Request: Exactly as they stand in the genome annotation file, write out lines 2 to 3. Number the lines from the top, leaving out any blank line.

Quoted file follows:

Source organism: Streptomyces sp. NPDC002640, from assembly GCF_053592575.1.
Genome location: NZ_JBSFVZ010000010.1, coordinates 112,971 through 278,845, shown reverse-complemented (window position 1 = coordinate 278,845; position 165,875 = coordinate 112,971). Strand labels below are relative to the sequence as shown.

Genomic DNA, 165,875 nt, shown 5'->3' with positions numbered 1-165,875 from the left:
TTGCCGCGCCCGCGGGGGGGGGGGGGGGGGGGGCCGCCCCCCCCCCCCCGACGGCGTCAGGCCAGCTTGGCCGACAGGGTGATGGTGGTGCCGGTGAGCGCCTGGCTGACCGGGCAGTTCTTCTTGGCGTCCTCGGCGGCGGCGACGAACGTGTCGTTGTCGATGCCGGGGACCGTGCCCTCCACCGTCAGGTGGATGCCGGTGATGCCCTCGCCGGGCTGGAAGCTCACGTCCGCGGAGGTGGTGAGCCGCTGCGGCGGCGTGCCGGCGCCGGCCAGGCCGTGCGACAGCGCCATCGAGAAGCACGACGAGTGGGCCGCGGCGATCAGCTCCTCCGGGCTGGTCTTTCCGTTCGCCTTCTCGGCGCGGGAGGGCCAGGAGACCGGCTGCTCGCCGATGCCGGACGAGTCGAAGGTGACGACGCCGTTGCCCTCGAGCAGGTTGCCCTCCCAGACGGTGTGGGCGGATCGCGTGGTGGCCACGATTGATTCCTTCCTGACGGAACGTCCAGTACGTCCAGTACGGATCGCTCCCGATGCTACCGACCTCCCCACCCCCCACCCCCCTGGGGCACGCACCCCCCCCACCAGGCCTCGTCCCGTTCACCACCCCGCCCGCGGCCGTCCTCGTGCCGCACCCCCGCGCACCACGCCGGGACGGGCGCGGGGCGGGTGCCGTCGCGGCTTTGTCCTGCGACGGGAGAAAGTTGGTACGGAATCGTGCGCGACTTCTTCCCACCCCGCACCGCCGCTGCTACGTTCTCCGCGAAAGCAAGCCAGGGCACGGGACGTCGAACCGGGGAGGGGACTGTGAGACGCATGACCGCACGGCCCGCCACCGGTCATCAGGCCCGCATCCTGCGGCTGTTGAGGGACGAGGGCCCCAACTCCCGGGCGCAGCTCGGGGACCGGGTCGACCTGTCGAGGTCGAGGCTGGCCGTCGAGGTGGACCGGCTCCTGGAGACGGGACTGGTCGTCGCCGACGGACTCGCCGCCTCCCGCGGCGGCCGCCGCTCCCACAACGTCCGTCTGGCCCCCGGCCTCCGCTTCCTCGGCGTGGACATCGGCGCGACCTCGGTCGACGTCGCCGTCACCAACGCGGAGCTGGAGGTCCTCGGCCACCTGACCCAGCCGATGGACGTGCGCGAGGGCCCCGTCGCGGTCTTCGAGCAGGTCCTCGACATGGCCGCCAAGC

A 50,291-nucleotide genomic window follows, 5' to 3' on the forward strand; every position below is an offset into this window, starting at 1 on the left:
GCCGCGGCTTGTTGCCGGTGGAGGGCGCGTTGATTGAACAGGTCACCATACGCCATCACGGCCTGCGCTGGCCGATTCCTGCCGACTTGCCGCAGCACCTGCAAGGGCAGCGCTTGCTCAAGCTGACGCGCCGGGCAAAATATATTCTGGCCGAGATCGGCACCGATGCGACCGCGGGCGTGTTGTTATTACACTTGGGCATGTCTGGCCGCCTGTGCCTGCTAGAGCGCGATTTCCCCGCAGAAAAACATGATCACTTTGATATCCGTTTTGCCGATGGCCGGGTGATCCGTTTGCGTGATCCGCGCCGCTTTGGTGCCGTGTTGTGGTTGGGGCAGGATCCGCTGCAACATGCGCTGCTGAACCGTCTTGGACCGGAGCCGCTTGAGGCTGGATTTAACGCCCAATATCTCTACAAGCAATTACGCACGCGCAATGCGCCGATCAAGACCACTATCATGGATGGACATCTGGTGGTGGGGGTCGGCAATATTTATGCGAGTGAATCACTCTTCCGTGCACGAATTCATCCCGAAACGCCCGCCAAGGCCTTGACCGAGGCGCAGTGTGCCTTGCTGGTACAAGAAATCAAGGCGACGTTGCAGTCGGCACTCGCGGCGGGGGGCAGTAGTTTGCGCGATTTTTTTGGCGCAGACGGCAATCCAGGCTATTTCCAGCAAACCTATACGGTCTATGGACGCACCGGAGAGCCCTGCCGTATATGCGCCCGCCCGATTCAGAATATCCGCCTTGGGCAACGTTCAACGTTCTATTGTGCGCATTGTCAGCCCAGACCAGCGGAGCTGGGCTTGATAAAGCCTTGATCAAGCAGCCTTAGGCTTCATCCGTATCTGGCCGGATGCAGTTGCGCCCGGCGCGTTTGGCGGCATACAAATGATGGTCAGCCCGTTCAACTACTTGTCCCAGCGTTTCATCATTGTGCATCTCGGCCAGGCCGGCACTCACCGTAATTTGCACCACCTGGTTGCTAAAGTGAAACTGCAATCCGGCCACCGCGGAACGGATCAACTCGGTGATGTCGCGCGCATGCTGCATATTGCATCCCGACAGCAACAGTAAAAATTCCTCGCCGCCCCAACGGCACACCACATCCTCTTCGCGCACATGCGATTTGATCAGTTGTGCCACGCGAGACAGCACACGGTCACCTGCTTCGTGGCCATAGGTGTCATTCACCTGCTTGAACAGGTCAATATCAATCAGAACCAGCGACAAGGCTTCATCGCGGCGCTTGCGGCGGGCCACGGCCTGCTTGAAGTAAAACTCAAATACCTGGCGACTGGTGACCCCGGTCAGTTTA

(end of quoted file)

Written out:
Genome location: NZ_JBSFVZ010000010.1, coordinates 112,971 through 278,845, shown reverse-complemented (window position 1 = coordinate 278,845; position 165,875 = coordinate 112,971). Strand labels below are relative to the sequence as shown.

Genomic DNA, 165,875 nt, shown 5'->3' with positions numbered 1-165,875 from the left: